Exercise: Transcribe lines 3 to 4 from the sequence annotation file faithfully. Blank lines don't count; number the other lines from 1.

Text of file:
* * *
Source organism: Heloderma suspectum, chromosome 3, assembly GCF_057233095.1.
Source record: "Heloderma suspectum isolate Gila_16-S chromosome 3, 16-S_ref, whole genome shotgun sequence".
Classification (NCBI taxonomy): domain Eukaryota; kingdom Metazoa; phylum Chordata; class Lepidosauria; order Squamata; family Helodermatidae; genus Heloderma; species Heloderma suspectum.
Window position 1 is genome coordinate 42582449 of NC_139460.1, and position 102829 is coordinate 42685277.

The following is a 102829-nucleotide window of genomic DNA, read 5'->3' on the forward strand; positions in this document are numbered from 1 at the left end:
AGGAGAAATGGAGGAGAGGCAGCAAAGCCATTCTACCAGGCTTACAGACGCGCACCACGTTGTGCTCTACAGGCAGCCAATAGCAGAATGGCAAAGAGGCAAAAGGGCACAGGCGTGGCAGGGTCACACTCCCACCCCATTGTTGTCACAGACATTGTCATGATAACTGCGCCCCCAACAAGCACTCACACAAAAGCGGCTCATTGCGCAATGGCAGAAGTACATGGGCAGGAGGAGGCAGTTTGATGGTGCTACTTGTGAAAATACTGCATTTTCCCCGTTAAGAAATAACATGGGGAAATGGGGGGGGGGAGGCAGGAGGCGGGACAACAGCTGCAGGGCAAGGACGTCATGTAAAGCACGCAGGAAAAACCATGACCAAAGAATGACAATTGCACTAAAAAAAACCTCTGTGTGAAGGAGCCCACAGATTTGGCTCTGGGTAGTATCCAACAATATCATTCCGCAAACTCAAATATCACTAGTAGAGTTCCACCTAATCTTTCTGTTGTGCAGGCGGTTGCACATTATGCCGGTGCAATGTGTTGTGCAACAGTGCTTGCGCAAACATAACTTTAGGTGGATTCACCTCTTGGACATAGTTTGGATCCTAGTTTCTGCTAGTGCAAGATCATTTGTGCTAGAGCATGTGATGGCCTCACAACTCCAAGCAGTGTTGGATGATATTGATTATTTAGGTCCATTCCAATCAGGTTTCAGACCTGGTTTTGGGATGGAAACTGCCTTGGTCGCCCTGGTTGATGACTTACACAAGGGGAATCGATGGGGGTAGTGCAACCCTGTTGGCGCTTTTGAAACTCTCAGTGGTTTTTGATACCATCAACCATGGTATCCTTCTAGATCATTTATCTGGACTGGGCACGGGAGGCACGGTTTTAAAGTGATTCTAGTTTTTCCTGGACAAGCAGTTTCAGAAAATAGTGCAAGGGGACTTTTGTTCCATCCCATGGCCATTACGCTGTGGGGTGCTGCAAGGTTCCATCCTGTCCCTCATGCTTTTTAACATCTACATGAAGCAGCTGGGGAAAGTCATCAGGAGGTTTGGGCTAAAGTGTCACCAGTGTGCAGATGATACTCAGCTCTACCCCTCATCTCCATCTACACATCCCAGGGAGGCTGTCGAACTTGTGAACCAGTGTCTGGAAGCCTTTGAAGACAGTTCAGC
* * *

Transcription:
Classification (NCBI taxonomy): domain Eukaryota; kingdom Metazoa; phylum Chordata; class Lepidosauria; order Squamata; family Helodermatidae; genus Heloderma; species Heloderma suspectum.
Window position 1 is genome coordinate 42582449 of NC_139460.1, and position 102829 is coordinate 42685277.